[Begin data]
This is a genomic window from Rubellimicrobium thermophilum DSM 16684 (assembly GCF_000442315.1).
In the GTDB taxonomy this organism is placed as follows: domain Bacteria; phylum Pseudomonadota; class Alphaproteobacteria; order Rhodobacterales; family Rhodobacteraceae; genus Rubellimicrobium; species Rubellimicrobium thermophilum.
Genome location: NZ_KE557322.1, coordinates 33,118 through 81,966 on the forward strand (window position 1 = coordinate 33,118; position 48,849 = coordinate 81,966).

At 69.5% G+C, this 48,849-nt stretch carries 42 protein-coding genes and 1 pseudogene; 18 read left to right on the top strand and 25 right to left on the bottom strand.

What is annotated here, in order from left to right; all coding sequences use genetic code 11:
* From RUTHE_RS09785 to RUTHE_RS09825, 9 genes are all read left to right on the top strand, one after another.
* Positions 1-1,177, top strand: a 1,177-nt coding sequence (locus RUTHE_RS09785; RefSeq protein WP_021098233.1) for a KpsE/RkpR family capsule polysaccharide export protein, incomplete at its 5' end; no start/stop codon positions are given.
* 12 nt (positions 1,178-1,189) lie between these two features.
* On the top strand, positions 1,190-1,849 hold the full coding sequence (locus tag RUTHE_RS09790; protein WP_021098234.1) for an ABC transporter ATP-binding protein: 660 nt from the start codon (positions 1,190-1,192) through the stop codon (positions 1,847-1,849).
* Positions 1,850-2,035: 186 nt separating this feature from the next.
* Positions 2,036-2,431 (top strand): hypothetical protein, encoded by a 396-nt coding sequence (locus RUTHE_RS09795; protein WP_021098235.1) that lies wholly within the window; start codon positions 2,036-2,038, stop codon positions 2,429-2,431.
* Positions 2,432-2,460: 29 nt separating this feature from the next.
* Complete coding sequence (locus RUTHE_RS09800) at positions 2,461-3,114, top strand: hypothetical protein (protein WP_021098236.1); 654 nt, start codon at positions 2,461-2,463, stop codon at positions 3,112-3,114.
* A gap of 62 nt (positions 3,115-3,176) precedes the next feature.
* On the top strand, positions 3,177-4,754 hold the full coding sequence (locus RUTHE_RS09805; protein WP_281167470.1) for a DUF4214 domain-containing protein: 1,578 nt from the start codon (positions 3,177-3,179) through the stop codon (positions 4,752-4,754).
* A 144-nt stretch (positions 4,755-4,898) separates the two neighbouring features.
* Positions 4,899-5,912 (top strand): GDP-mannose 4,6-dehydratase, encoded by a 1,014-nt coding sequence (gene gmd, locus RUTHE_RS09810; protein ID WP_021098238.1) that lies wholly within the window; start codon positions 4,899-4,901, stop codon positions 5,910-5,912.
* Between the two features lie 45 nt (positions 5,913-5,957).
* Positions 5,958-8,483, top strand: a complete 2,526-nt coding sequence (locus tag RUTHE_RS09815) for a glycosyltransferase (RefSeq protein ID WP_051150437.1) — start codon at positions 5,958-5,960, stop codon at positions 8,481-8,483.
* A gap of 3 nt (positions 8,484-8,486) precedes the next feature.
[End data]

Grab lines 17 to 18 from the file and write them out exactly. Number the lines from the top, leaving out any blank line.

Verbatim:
* Positions 4,899-5,912 (top strand): GDP-mannose 4,6-dehydratase, encoded by a 1,014-nt coding sequence (gene gmd, locus RUTHE_RS09810; protein ID WP_021098238.1) that lies wholly within the window; start codon positions 4,899-4,901, stop codon positions 5,910-5,912.
* Between the two features lie 45 nt (positions 5,913-5,957).